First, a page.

Now, I always assumed that I had reasonable communication skills, I’m confident in speaking, on a given or known subject and I’m a passionate about some things and can happily speak about them to people: however, my ability to read people means that I’m probably not as good at these skills as I assumed.
I suspect that what I’m doing is simply ‘speaking at people’. It’s something that often those of us on the spectrum do, we fail to notice when people stop listening.For this reason, I was, in the past confident to stand on stage and perform a comedy routine, or to present cases in court; this is oration, and not conversation. I’m good at talking, I’m not quite so good at conversation.
The distinction, between talking and conversation is that the former is a one sided process, whilst the latter, is very much interactive.
We often fail to notice subtlety. It’s not to say that we can’t learn some things which will help us to detect cues; personally, I’m a big fan of ‘brain training games’ (for reference, I use Peak, everyday), one of which involves a couple of timed games which ask you to identify a person smiling, in a large group of photographs. Now, to the neurotypical person, this is quite possibly an easier task than for a person who isn’t (I don’t know, I’m not, never was, or ever will be NT, so this is supposition). However, it’s something which can be challenging for me, as not all smiles are a broad grin showing exposed teeth or such, as such, I find that this is good practice at recognition of facial expressions and as such, I think that it’s certainly worth trying for those of us who are on the spectrum. After all, we cannot become neurotypical, but we’re capable of learning and adapting, therefore making the most of our wonderful and diverse abilities.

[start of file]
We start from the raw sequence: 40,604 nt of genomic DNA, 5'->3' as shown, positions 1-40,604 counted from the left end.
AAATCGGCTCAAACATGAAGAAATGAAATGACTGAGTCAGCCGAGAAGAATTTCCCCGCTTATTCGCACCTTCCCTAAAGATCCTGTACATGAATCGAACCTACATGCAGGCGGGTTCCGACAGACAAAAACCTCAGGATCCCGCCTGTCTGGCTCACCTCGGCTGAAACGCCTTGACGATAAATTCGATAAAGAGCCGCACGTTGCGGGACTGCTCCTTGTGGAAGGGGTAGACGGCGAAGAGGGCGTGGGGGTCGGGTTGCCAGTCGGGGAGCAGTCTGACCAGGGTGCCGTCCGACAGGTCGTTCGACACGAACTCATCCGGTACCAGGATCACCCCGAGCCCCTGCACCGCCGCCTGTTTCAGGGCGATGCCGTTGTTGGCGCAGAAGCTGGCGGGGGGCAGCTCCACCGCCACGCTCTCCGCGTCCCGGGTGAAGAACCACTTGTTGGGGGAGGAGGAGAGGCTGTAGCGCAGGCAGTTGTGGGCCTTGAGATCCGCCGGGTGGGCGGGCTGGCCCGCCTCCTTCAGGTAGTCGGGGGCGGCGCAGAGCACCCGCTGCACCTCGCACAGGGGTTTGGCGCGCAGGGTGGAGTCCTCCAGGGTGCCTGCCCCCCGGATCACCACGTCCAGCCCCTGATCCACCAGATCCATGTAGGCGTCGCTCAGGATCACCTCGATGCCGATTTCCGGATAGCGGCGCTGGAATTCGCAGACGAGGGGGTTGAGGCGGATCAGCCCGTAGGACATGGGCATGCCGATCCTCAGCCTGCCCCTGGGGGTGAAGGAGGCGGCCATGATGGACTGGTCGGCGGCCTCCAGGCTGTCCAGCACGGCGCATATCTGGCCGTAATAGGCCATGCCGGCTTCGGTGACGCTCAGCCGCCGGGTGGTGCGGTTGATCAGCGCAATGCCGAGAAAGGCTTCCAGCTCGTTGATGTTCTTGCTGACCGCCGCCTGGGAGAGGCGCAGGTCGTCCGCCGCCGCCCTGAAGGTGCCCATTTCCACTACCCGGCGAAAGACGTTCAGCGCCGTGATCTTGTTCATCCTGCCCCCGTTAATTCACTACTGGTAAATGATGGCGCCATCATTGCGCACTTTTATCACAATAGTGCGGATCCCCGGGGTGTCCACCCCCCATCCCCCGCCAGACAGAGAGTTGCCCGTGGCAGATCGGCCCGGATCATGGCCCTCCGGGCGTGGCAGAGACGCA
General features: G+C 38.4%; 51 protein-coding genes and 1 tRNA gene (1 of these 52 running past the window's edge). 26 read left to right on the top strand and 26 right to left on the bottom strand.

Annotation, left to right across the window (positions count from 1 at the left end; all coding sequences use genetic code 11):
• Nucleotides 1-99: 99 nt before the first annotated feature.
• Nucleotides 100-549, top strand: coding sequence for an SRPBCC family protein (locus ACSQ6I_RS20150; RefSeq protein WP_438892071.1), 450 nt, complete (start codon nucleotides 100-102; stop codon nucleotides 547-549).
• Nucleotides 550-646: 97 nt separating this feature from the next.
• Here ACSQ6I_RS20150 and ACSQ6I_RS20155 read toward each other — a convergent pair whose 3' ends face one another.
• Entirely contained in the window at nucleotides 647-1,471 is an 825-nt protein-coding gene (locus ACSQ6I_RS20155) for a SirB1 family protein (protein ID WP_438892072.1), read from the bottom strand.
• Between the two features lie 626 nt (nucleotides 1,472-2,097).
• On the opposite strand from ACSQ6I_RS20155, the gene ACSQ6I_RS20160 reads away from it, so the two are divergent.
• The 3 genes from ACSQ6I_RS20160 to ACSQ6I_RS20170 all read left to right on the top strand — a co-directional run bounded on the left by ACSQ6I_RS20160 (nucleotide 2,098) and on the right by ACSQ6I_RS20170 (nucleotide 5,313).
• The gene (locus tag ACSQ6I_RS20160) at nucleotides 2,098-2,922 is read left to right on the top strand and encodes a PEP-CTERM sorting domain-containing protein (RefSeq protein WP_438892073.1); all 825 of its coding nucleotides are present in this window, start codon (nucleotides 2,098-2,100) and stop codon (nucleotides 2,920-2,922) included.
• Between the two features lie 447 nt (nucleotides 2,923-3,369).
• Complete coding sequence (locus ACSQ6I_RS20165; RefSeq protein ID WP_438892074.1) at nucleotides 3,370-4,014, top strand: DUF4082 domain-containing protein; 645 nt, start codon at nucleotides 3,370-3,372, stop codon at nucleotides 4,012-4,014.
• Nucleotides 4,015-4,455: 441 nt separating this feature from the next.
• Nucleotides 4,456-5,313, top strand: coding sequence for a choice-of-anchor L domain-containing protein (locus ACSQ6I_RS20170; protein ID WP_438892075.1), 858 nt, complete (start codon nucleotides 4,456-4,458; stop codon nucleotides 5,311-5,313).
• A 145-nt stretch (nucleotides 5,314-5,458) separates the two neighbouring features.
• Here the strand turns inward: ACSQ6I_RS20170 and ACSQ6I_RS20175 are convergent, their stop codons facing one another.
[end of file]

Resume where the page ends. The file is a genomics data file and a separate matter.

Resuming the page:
A conversation I had yesterday with someone I sit next to in a classroom (I having to retake a science in order to teach at primary school level, so this involves the panic of having to sit in a classroom full of people I don’t know and only see for a few hours a week – which is terrifying) involved her asking why I consider that I have poor social skills. I explained the above, although I suspect not quite as clearly. I also stated that for the first two weeks of the class, I only spoke to people when I needed to and otherwise, I remained silent – some people would assume, falsely that I keep quiet by choice, the reality is quite the opposite, it simply takes me longer to engage and some people I will simply not engage at all, or only under sufferance.